The Solicitors Regulation Authority (SRA) needs to have “far greater regard” for the wellbeing of those facing disciplinary action when deciding what to publish about them, legal healthcare charity LawCare has argued.
It also became the latest to question whether the regulator should introduce a ‘fitness to practise’ regime for those with mental health problems, as an alternative to using punitive disciplinary processes.
LawCare was responding to the SRA’s consultation on the principles underlying its publication policy; at present, the majority of decisions are kept on its website for three years, although those with restrictions lasting longer are kept in the public domain for that period – or indefinitely in cases such as strike-offs.
The charity said it appreciated the obligations of the SRA to uphold the integrity of the profession and to protect the public.
“However, disproportionate publication runs the risk of the reputation of the profession being unduly tarnished and concerns of the public may in fact be unnecessarily amplified.”
Its work showed how lawyers in formal disciplinary process were “particularly vulnerable and often lack support and representation”.
The response continued: “In addition, the extent to which regulatory investigations can impact on the mental health of those undergoing the process is not always fully recognised.
“The publicity and the threat of disciplinary sanction is a huge source of concern amongst legal professionals and training investigators in sensitive handling throughout the often-lengthy process is vital.”
LawCare highlighted how “the publication aspect causes significant additional anguish and genuine fear among the profession, with some raising serious safeguarding concerns”.
It argued that the profession regarded publication “almost exclusively as a punitive deterrent”, rather than as a way to raise awareness of appropriate conduct.
“In terms of the public interest argument, it seems unlikely that the majority of consumers will be cognisant of the roles of the SRA and the Legal Services Board; it would be useful to learn if there is data on frequency of access and attitudes to publication.”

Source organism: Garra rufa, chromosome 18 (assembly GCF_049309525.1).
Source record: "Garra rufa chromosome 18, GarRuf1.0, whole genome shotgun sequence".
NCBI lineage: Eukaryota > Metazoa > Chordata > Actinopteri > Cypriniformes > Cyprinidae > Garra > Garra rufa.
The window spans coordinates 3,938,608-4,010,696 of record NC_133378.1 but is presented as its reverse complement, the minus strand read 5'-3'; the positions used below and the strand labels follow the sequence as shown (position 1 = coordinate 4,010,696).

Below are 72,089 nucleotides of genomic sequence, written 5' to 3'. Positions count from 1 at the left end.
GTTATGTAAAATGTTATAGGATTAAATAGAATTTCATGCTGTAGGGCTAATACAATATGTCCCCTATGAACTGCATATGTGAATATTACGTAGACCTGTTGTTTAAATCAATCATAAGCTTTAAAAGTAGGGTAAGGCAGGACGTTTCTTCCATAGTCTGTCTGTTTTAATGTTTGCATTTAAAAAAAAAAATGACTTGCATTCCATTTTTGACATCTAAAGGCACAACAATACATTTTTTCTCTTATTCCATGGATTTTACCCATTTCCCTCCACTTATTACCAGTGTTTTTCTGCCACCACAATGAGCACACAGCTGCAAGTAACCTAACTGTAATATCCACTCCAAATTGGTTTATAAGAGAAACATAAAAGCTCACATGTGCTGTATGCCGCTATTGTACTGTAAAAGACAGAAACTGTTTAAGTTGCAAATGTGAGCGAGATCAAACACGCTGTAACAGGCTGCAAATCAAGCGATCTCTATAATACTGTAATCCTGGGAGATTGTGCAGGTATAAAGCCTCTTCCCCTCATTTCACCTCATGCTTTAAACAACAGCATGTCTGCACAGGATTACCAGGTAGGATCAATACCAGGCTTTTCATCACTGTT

To protect the public, LawCare suggested, more focus on educating the profession about creating psychologically safe working environments was “much more likely” to be effective.
It went on: “Is there merit instead in a system whereby potential consumers and those with a genuine interest could request information rather than a system of unfettered publication?
“Our view is that far greater regard needs to be had for the wellbeing of the practitioners involved when deciding whether to publish and in how much detail and for what period of time.
“Publishing a decision in relation to someone who has serious mental health issues may well compound their problems and exacerbate their condition.”
LawCare also expressed concern that not all those facing the SRA’s disciplinary function have access to legal representation, which can result in “widely differing outcomes”. It called too for a formal system to refer any regulated profession to LawCare for emotional support when facing an SRA disciplinary investigation.
The response highlighted that the SRA frequently only became aware of health issues when there was a concern about conduct or behaviour.
“There needs to be a fair, transparent and independent process that operates outside of the formal disciplinary process for dealing with health (or other) issues that have impaired a solicitor’s competence to practise.”
The Legal Services Act 2007 provides for the power to introduce a fitness to practise regime, and there have been calls on the SRA to establish one as a way of dealing with solicitors whose misconduct has arisen from mental health problems.
However, in a separate consultation earlier this year on health and wellbeing at work, the SRA proposed assuming a power to refuse to issue a practising certificate, or to impose conditions on it, to address concerns about fitness to practise on health grounds.
It said this should be enough without needing to go as far as activating the Act’s provisions.
LawCare added: “The current approach is outdated and fuels the unhealthy approach to error culture that prevails in law.
“The profession appears to regard it as a naming and shaming exercise and there is an argument that once someone is unable to practise, publication of full details is an unnecessary humiliation.
“Perhaps with the exception of those convicted of serious criminal charges which has resulted in disciplinary action, public declarations often appear both unfair and disproportionate.”